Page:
The most important fact for children to remember is that the narcissistic mother doesn’t really love any of the children, golden – child nor scapegoat. They aren’t capable. And when one scapegoat leaves, a new one must be found. Safety for the favourite child is subject to change.

Golden child as investment

The golden child is groomed and hoovered into a role that they never asked for. The narcissistic parent literally buys the child with the best gifts and schools that money can buy. They shower them with praise and attention in an effort to hoover the child into their toxic world.

The scapegoat shops at Kmart, and the golden child shops at Myer. The favourite child is eagerly given a huge wad of cash to go shopping with, while scapegoat can barely convince the narcissist to even give them fifty dollars.

The cost for the golden child is huge. Like a fly stuck in a spider’s web this child becomes engulfed by the narcissistic parent.

Narcissists are very calculating individuals. They never do something for nothing.  There are always strings attached, and they always want something in return for their efforts. They usually love and hoover the favourite child in the hope of having their complete loyalty and adoration for the rest of their life.

What must be understood about the narcissistic parent is that they know exactly what they are doing, and the golden child has endured years of hoovering, love bombing and undue praise. They have done this so as they can manipulate, and play with this child’s emotions, in the hope that they never lose them. They have projected their own false self onto the golden child in the hope of owning them. And own them, they do.

The narcissist has just bought them- self a life time of narcissistic supply. The golden child will now walk on eggshells for the rest of their life.

Grooming is a very dangerous way to break down an abuse victim’s defences.

Grooming and hoovering are two very dangerous abuse tactics because they often keep a victim stuck in their role, stuck in a state of confusion and a complete FOG (fear, obligation and guilt). The false kindness presented to the victim means that when red flags arise – the victim looks the other way. It becomes a case of:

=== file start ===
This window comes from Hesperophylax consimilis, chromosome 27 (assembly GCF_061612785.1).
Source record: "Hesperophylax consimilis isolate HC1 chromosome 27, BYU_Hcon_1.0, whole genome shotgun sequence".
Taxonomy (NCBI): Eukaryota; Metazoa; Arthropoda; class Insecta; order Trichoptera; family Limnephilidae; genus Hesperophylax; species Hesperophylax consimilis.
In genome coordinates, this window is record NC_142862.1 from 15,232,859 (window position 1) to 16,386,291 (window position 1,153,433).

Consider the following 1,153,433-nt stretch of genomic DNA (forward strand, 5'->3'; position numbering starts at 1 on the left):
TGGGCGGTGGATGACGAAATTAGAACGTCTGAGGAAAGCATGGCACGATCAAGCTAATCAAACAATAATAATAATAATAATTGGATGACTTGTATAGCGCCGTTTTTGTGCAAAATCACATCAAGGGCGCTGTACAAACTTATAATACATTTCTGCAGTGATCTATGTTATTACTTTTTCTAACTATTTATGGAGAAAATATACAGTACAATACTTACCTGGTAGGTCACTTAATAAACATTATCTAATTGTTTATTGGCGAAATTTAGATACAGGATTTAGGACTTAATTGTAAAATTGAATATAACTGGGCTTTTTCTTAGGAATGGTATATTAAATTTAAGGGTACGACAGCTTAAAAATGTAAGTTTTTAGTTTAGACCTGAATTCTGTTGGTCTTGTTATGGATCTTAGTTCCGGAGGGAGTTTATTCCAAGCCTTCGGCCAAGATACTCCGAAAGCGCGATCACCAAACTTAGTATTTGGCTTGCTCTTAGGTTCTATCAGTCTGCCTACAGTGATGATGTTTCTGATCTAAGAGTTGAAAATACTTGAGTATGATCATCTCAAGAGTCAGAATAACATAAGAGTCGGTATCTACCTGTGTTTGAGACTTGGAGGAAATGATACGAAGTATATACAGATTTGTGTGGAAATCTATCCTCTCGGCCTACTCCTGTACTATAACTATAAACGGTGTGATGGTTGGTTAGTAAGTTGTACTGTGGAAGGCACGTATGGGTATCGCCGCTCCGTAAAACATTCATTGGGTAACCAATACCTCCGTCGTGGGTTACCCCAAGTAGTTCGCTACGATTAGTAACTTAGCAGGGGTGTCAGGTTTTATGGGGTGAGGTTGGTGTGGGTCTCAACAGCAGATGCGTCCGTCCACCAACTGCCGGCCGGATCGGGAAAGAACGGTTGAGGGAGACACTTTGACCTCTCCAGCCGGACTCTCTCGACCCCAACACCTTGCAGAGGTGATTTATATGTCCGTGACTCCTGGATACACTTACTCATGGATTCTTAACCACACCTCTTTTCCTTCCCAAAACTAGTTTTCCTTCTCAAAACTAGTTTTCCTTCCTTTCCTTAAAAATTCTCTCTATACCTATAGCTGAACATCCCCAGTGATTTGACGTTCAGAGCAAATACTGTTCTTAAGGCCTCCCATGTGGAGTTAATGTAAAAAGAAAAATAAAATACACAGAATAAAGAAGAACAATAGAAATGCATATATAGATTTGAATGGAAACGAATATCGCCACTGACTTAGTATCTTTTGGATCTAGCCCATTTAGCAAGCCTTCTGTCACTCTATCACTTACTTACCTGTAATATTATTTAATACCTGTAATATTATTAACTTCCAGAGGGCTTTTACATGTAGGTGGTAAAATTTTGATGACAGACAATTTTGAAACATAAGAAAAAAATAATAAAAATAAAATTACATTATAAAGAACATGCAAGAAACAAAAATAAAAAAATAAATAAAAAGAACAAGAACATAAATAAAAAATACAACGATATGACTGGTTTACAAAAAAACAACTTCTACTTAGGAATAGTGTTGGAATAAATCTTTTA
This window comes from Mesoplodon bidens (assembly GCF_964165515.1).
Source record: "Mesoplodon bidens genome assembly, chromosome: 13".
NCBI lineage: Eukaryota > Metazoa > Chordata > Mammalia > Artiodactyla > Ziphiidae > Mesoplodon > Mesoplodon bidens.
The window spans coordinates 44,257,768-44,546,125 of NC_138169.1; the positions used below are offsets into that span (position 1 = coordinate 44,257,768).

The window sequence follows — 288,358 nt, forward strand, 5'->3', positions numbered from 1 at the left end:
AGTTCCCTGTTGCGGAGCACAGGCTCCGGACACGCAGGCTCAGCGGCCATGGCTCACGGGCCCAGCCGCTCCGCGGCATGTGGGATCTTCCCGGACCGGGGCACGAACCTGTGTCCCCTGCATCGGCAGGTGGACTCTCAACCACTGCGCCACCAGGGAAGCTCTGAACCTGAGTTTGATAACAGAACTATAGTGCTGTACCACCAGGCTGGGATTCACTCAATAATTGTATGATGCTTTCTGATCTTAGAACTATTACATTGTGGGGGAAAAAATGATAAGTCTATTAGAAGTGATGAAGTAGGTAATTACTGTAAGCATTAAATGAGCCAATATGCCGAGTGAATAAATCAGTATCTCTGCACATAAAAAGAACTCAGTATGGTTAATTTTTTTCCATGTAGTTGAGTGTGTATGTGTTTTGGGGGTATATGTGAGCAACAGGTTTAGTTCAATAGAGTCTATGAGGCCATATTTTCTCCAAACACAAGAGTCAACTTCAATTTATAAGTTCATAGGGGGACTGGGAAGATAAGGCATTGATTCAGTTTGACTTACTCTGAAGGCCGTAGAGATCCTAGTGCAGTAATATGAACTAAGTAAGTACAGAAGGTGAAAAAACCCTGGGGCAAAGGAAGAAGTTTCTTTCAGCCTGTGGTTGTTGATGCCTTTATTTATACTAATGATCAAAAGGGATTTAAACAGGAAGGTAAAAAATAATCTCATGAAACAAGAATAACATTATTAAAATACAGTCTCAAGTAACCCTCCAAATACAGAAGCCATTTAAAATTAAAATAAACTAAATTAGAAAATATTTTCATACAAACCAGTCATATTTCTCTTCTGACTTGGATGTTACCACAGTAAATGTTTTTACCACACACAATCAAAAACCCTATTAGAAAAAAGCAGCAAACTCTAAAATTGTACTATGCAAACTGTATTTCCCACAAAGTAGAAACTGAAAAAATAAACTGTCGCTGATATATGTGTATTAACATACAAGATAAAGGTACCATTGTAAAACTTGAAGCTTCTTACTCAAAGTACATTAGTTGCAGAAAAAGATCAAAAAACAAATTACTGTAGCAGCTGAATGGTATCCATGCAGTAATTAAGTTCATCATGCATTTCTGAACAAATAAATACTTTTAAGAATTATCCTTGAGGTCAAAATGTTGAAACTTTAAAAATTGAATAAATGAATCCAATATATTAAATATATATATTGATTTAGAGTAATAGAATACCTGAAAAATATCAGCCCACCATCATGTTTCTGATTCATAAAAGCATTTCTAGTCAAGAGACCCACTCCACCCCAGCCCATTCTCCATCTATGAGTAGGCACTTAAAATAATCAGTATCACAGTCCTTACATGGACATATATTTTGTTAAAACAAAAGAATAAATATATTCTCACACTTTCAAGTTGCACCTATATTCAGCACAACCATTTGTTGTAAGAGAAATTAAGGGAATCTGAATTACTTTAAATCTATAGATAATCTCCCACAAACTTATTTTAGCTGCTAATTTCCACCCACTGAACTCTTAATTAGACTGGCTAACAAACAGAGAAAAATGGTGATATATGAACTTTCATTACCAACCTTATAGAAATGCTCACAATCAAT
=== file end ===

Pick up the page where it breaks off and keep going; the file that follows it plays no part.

‘well, they do all of these kind things for me, sing my praises almost all of the time. So that terrible thing they just said  about me to me, must have been a slip of the tongue.’

FOG – Fear, Obligation and guilt

Fear:  The golden child is afraid of the narcissistic parent and tries to make concrete a bond with their abuser in the hope of staying safe, and continuing on in golden child status.

Obligation: Golden children often feel a sense of obligation to the narcissistic parent who is suffocating them emotionally, often because of the narcissistic parents hoovering, buying of the golden and the continued praise .

Guilt: The golden child doesn’t understand why they have this special position. However, how can one possibly think of leaving their suicidle, and now incapable parent (who drives them crazy, won’t allow them to have an identity, or life of their own)  when this person adores them so much.

‘It would break their heart.’  

Buying a child, and holding a child in such a high regard is a very manipulative, emotionally dangerous action. This is an abuse of power, and can ultimately backfire when the child reaches adult hood.

So what happens to the child?

The golden child, just like the scapegoat often feels suffocated and on the verge of a nervous breakdown. This child often feels as though they have no real identity. After all, to remain the golden child, they have had to refrain from having an opinion, and feelings or emotions.

Golden child syndrome leaves individual’s feeling anything but an individual because psychologically and developmentally the child has never had the opportunity to grow into a healthy individual. Instead, they have had conform to an identity chosen for them by the narcissistic parent in order to stay psychologically safe.

Golden children who make the decision to hold onto the role of golden child, often walk out into the world with a sense of entitlement, which makes survival in the real world difficult. Instead, they may become lost and confused when the people around them refuse to see the golden child as special, don’t take well to their rudeness, and don’t intend to buy their affections.

Like a mouse in the wilderness, the golden child is now vulnerable to the hoovering and love-bombing of future dangerous partners. In an effort to be praised and held in such high regard, instead of normal regard, they may go for what they know, and become entrenched in other dangerous relationships.